Interactive associations of vascular risk and β-amyloid burden with cognitive decline in clinically normal elderly individuals findings from the Harvard Aging Brain Study

Jennifer S. Rabin, Aaron P. Schultz, Trey Hedden, Anand Viswanathan, Gad A. Marshall, Emily Kilpatrick, Hannah Klein, Rachel F. Buckley, Hyun Sik Yang, Michael Properzi, Vaishnavi Rao, Dylan R. Kirn, Kathryn V. Papp, Dorene M. Rentz, Keith A. Johnson, Reisa A. Sperling, Jasmeer P. Chhatwal

Research output: Contribution to journalArticlepeer-review

166 Scopus citations

Abstract

Importance: Identifying asymptomatic individuals at high risk of impending cognitive decline because of Alzheimer disease is crucial for successful prevention of dementia. Vascular risk and β-amyloid (Aβ) pathology commonly co-occur in older adults and are significant causes of cognitive impairment. Objective: To determine whether vascular risk and Aβ burden act additively or synergistically to promote cognitive decline in clinically normal older adults; and, secondarily, to evaluate the unique influence of vascular risk on prospective cognitive decline beyond that of commonly used imaging biomarkers, including Aβ burden, hippocampal volume, fludeoxyglucose F18-labeled (FDG) positron emission tomography (PET), and white matter hyperintensities, a marker of cerebrovascular disease. Design, Setting, and Participants: In this longitudinal observational study, we examined clinically normal older adults from the Harvard Aging Brain Study. Participants were required to have baseline imaging data (FDG-PET, Aβ-PET, and magnetic resonance imaging), baseline medical data to quantify vascular risk, and at least 1 follow-up neuropsychological visit. Data collection began in 2010 and is ongoing. Data analysis was performed on data collected between 2010 and 2017. Main Outcomes and Measures: Vascular riskwas quantified using the Framingham Heart Study general cardiovascular disease (FHS-CVD) risk score. We measured Aβ burden with Pittsburgh Compound-B PET. Cognition was measured annually with the Preclinical Alzheimer Cognitive Composite. Models were corrected for baseline age, sex, years of education, and apolipoprotein E ϵ4 status. Results: Of the 223 participants, 130 (58.3%) were women. The mean (SD) age was 73.7 (6.0) years, and the mean (SD) follow-up time was 3.7 (1.2) years. Faster cognitive decline was associated with both a higher FHS-CVD risk score (β = -0.064; 95%CI, -0.094 to -0.033; P < .001) and higher Aβ burden (β = -0.058; 95%CI, -0.079 to -0.037; P < .001). The interaction of the FHS-CVD risk score and Aβ burden with time was significant (β = -0.040, 95% CI, -0.062 to -0.018; P < .001), suggesting a synergistic effect. The FHS-CVD risk score remained robustly associated with prospective cognitive decline (β = -0.055; 95%CI, -0.086 to -0.024; P < .001), even after adjustment for Aβ burden, hippocampal volume, FDG-PET uptake, and white matter hyperintensities. Conclusions and Relevance: In this study, vascular risk was associated with prospective cognitive decline in clinically normal older adults, both alone and synergistically with Aβ burden. Vascular risk may complement imaging biomarkers in assessing risk of prospective cognitive decline in preclinical Alzheimer disease.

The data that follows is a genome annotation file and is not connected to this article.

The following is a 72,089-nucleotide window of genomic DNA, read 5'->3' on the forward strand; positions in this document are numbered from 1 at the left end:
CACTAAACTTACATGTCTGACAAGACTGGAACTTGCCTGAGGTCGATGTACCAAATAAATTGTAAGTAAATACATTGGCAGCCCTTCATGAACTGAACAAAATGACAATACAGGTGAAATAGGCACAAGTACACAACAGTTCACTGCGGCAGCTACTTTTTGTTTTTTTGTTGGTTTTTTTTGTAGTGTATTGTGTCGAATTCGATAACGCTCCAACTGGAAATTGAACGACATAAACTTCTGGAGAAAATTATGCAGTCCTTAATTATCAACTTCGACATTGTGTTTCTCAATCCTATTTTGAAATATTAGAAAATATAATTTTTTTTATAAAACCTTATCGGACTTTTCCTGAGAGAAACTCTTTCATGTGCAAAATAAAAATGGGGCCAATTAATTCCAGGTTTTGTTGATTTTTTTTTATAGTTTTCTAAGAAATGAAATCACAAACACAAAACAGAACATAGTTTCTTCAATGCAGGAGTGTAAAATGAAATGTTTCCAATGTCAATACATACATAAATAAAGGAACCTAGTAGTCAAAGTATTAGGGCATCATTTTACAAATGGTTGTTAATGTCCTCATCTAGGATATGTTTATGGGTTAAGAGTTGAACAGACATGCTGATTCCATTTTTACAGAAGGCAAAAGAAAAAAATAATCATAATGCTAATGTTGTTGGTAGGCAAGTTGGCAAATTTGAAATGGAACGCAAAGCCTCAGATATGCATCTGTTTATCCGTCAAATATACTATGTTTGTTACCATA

Original languageEnglish
Pages (from-to)1124-1131
Number of pages8
JournalJAMA Neurology
Volume75
Issue number9
DOIs
StatePublished - Sep 2018
Externally publishedYes

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